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In Lock v British Gas the Court of Appeal has ruled that employers must include compensation for any results-based commission that would ordinarily be earned when calculating holiday pay.

The background to this long running case was that Mr Lock, a salesman, claimed that in taking holiday he missed out on normal pay as he was unable to generate commission. The European Court of Justice ruled that since Mr Lock’s commission was directly linked to the work he carried out, the employer was required under EU laws to take it into account when calculating his holiday pay.

The main argument since has been whether the UK national laws, i.e. the Working Time Regulations 1998, could be interpreted to give effect to this ruling. The employers had argued it could not and that any claim for compensation should be directed against the Government for failing to give effect to the EU laws.

However, this is an argument that has been rejected by the Court of Appeal, which agreed with the previous rulings of the Employment Tribunal and Employment Appeal Tribunal that, with some necessary ‘tweaks’, the national legislation could be read in such a way as to give effect to the EU laws.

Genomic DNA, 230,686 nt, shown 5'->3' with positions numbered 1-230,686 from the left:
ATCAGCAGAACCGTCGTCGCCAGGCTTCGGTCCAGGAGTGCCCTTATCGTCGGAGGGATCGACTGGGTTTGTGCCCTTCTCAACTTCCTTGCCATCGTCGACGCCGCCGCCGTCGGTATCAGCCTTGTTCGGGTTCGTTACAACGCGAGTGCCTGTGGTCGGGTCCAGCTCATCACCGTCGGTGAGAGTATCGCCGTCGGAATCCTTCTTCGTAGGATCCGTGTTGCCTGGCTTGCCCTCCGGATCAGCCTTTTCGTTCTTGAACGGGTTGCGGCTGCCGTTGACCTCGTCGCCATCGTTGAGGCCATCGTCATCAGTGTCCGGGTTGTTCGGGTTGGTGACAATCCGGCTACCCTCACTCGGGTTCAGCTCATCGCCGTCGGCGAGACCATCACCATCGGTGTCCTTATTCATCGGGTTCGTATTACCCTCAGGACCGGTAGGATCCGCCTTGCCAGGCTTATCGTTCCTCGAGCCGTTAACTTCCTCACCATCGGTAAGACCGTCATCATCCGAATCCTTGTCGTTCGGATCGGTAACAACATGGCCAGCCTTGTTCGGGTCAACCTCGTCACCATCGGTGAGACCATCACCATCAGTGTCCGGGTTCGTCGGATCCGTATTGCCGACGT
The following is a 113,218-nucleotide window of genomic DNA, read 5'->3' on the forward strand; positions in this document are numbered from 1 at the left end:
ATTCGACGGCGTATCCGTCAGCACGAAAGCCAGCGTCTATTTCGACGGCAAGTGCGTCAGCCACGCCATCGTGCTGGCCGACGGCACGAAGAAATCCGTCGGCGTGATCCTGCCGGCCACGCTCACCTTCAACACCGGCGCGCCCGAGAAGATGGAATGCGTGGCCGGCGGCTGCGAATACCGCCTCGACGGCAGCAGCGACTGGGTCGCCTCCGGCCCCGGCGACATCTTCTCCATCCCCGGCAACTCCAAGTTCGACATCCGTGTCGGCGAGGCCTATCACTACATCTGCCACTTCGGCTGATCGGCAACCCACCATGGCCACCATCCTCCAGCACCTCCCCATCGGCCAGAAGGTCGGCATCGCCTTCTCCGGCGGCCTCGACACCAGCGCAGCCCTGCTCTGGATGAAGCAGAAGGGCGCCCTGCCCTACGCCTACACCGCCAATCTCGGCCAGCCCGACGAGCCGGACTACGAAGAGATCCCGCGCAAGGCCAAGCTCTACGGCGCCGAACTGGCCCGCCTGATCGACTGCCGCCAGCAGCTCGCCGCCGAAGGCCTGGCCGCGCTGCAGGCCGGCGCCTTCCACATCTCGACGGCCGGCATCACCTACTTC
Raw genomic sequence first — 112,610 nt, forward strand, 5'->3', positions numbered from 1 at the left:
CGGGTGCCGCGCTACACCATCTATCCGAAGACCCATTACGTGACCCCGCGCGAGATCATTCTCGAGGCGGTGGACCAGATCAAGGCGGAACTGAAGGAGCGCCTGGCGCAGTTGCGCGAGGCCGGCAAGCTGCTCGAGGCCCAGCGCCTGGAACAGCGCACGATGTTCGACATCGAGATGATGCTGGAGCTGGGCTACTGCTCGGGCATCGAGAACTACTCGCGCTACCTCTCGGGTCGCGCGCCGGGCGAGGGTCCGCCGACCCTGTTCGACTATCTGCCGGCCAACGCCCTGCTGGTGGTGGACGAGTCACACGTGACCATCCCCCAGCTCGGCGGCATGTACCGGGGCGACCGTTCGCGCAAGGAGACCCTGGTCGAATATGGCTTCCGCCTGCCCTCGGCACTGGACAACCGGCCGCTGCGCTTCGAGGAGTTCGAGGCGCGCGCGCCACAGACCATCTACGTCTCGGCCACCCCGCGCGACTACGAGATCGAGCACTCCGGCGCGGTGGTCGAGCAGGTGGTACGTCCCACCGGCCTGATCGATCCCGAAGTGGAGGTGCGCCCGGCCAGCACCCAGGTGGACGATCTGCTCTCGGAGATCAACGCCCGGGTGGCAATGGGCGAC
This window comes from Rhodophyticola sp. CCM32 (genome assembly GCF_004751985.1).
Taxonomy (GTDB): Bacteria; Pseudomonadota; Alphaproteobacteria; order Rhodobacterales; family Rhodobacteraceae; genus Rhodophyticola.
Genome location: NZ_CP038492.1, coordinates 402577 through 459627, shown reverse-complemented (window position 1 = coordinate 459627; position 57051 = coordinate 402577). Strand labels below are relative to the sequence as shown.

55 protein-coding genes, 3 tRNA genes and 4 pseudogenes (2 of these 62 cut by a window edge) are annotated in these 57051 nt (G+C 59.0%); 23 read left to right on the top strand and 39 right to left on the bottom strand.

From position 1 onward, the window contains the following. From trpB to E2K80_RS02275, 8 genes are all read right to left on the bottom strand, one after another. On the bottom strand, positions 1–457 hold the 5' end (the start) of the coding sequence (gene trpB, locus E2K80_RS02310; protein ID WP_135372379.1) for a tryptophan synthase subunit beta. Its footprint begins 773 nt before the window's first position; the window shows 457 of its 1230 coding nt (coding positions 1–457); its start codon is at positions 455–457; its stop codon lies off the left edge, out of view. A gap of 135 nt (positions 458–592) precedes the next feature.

It is not yet known whether British Gas intends to appeal to the Supreme Court. If it does, a final decision on the issue may not be made until late 2017. Interestingly, at which point the formal procedure for leaving the EU and ending the overall precedence of EU employment laws will have already been triggered.

The Government has recently made it clear that it does not intend that Brexit will mean all existing EU employment rights will end. It will though review and repeal laws that it does consider unnecessary in the future. The calculation of holiday pay under the Working Time Regulations 1998 is widely considered to be one of the most likely areas for change when that review is carried out.

In the meantime, employers that do pay commission know that they have to include commission in any calculation for holiday pay, but are still left with some uncertainty over how to do this in practice.

This post was edited by Chris Davies. For more information, email blogs@gateleyplc.com.


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This blog is intended only as a synopsis of certain recent developments. If any matter referred to in this blog is sought to be relied upon, further advice should be obtained.